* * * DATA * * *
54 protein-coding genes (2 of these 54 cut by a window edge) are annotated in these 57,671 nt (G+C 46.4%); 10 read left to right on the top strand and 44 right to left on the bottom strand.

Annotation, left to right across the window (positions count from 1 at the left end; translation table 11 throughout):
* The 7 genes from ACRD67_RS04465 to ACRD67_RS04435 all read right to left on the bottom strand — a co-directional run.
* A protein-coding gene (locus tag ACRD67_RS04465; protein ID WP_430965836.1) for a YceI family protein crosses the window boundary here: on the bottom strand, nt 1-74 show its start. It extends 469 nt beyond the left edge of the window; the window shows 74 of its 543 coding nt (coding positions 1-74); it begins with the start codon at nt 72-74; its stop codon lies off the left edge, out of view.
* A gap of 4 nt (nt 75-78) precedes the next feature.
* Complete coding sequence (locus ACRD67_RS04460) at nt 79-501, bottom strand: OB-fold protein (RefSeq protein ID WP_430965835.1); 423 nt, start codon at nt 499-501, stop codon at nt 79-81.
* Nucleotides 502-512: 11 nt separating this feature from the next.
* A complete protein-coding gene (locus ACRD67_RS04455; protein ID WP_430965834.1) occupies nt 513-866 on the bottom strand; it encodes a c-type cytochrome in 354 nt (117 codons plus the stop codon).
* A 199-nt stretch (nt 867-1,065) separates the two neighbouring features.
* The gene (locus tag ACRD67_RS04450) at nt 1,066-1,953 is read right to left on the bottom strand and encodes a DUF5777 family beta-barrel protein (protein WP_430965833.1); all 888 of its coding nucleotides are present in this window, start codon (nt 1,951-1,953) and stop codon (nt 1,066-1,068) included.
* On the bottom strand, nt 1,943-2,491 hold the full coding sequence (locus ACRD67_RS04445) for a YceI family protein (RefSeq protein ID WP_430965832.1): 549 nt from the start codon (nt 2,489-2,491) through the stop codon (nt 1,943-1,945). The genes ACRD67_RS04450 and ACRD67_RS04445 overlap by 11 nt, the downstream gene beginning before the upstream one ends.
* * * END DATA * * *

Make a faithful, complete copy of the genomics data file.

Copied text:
54 protein-coding genes (2 of these 54 cut by a window edge) are annotated in these 57,671 nt (G+C 46.4%); 10 read left to right on the top strand and 44 right to left on the bottom strand.

Annotation, left to right across the window (positions count from 1 at the left end; translation table 11 throughout):
* The 7 genes from ACRD67_RS04465 to ACRD67_RS04435 all read right to left on the bottom strand — a co-directional run.
* A protein-coding gene (locus tag ACRD67_RS04465; protein ID WP_430965836.1) for a YceI family protein crosses the window boundary here: on the bottom strand, nt 1-74 show its start. It extends 469 nt beyond the left edge of the window; the window shows 74 of its 543 coding nt (coding positions 1-74); it begins with the start codon at nt 72-74; its stop codon lies off the left edge, out of view.
* A gap of 4 nt (nt 75-78) precedes the next feature.
* Complete coding sequence (locus ACRD67_RS04460) at nt 79-501, bottom strand: OB-fold protein (RefSeq protein ID WP_430965835.1); 423 nt, start codon at nt 499-501, stop codon at nt 79-81.
* Nucleotides 502-512: 11 nt separating this feature from the next.
* A complete protein-coding gene (locus ACRD67_RS04455; protein ID WP_430965834.1) occupies nt 513-866 on the bottom strand; it encodes a c-type cytochrome in 354 nt (117 codons plus the stop codon).
* A 199-nt stretch (nt 867-1,065) separates the two neighbouring features.
* The gene (locus tag ACRD67_RS04450) at nt 1,066-1,953 is read right to left on the bottom strand and encodes a DUF5777 family beta-barrel protein (protein WP_430965833.1); all 888 of its coding nucleotides are present in this window, start codon (nt 1,951-1,953) and stop codon (nt 1,066-1,068) included.
* On the bottom strand, nt 1,943-2,491 hold the full coding sequence (locus ACRD67_RS04445) for a YceI family protein (RefSeq protein ID WP_430965832.1): 549 nt from the start codon (nt 2,489-2,491) through the stop codon (nt 1,943-1,945). The genes ACRD67_RS04450 and ACRD67_RS04445 overlap by 11 nt, the downstream gene beginning before the upstream one ends.